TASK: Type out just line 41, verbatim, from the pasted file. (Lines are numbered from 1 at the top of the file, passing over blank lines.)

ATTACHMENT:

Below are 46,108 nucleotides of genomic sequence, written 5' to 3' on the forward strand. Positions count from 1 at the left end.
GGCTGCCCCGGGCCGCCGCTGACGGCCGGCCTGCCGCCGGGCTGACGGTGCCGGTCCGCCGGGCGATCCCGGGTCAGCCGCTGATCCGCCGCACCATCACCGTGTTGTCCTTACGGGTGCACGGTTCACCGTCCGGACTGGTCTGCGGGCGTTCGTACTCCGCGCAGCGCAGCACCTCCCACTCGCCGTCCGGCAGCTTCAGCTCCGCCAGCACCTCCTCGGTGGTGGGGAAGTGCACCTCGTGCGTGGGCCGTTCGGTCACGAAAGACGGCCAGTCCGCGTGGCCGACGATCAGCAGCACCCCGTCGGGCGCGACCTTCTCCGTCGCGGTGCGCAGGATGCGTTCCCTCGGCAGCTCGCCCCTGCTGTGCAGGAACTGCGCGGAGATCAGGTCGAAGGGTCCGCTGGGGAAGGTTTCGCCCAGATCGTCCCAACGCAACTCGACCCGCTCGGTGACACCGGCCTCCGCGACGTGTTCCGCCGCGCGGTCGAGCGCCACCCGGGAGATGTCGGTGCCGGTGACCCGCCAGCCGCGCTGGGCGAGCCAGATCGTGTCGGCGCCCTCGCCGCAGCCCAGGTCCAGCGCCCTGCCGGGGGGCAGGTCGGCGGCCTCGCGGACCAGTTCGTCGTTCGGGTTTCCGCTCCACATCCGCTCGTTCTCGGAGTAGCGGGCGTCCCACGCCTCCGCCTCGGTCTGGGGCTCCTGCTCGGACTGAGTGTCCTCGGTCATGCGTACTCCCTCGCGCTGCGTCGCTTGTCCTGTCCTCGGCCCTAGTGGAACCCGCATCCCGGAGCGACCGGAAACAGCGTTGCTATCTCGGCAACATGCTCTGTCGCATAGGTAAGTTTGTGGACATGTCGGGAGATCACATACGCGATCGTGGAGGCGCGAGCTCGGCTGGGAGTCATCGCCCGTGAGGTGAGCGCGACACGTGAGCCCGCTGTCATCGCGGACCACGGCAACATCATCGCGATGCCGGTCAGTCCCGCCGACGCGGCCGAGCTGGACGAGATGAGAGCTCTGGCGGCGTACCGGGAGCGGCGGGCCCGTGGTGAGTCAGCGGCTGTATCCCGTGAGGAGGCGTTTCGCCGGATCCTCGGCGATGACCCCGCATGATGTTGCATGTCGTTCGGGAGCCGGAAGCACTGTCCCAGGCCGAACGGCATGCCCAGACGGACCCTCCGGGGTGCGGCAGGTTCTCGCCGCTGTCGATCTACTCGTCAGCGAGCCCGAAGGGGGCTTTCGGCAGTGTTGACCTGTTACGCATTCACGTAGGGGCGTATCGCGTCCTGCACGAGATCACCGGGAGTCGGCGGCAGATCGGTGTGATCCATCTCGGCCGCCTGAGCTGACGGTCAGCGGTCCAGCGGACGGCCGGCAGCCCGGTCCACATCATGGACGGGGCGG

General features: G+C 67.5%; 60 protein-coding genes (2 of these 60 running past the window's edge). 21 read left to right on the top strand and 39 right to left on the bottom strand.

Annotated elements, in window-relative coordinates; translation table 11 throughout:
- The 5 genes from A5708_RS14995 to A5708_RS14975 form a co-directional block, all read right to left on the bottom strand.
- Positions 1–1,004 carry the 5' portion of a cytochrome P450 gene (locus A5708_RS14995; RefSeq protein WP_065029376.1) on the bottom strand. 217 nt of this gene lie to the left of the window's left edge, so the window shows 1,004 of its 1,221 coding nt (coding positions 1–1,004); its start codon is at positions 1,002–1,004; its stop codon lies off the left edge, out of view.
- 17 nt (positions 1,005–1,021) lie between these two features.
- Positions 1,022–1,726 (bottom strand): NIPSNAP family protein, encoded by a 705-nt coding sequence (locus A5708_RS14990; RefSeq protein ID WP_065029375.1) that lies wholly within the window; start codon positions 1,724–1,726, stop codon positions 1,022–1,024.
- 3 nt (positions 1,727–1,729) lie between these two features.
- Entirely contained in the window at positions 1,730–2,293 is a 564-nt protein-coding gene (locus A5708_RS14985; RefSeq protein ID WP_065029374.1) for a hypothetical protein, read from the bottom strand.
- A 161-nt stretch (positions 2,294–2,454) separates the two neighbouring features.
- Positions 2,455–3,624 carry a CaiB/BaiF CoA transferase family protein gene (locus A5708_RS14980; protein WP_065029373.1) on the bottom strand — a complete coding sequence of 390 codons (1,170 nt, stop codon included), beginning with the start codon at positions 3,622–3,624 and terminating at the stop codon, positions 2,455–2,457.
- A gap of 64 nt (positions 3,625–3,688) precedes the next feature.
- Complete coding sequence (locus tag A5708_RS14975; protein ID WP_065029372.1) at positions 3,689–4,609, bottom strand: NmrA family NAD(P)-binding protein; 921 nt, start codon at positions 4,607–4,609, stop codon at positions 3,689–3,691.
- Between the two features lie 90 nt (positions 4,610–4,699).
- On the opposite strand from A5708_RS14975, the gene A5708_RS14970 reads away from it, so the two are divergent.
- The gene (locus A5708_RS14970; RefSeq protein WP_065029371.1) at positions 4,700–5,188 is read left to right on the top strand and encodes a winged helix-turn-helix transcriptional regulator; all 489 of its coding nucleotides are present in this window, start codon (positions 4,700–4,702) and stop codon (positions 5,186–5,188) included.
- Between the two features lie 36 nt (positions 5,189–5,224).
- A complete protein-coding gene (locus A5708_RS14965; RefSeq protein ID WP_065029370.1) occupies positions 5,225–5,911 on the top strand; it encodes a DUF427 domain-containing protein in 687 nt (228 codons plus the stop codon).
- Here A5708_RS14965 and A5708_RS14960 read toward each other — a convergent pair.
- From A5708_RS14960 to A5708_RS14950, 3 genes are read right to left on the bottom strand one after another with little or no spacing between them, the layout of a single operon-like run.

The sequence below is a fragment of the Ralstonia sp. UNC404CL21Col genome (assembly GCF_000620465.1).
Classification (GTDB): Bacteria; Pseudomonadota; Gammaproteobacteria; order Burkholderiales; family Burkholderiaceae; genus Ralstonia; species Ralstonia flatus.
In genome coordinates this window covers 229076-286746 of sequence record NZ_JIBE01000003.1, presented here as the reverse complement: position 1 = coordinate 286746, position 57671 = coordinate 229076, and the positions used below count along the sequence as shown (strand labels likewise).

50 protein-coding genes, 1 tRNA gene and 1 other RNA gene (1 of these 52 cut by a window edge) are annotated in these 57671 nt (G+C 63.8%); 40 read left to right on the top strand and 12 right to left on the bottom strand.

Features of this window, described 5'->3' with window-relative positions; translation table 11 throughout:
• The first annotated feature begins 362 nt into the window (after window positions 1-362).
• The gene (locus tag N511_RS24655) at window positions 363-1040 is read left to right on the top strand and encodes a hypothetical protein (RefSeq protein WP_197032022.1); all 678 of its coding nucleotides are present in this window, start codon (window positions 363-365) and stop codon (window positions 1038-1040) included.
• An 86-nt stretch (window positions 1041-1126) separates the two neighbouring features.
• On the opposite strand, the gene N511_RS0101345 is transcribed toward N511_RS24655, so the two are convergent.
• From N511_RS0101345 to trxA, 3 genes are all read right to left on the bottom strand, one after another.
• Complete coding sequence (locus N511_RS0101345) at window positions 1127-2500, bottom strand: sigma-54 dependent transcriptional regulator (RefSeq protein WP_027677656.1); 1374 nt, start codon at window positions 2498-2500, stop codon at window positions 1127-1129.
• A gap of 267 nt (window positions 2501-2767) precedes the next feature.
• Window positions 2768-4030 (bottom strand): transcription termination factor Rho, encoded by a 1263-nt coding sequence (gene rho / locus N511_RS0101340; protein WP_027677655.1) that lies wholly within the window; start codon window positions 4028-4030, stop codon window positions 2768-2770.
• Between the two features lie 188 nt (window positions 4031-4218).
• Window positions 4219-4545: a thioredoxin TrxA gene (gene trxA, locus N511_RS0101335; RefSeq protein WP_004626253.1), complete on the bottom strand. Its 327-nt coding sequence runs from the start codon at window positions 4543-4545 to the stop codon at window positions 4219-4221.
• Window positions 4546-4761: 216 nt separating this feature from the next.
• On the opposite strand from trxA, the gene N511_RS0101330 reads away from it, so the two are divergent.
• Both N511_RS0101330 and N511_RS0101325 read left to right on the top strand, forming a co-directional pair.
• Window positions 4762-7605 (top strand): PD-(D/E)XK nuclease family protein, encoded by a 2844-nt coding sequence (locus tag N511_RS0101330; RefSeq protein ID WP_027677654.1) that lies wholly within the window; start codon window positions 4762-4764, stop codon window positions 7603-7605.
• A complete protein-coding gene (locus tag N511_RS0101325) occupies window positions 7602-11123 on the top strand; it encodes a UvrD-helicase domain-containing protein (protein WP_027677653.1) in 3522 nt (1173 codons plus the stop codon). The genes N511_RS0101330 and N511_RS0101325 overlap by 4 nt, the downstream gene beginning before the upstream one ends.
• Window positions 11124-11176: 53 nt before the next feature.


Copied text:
• A complete protein-coding gene (locus tag N511_RS0101325) occupies window positions 7602-11123 on the top strand; it encodes a UvrD-helicase domain-containing protein (protein WP_027677653.1) in 3522 nt (1173 codons plus the stop codon). The genes N511_RS0101330 and N511_RS0101325 overlap by 4 nt, the downstream gene beginning before the upstream one ends.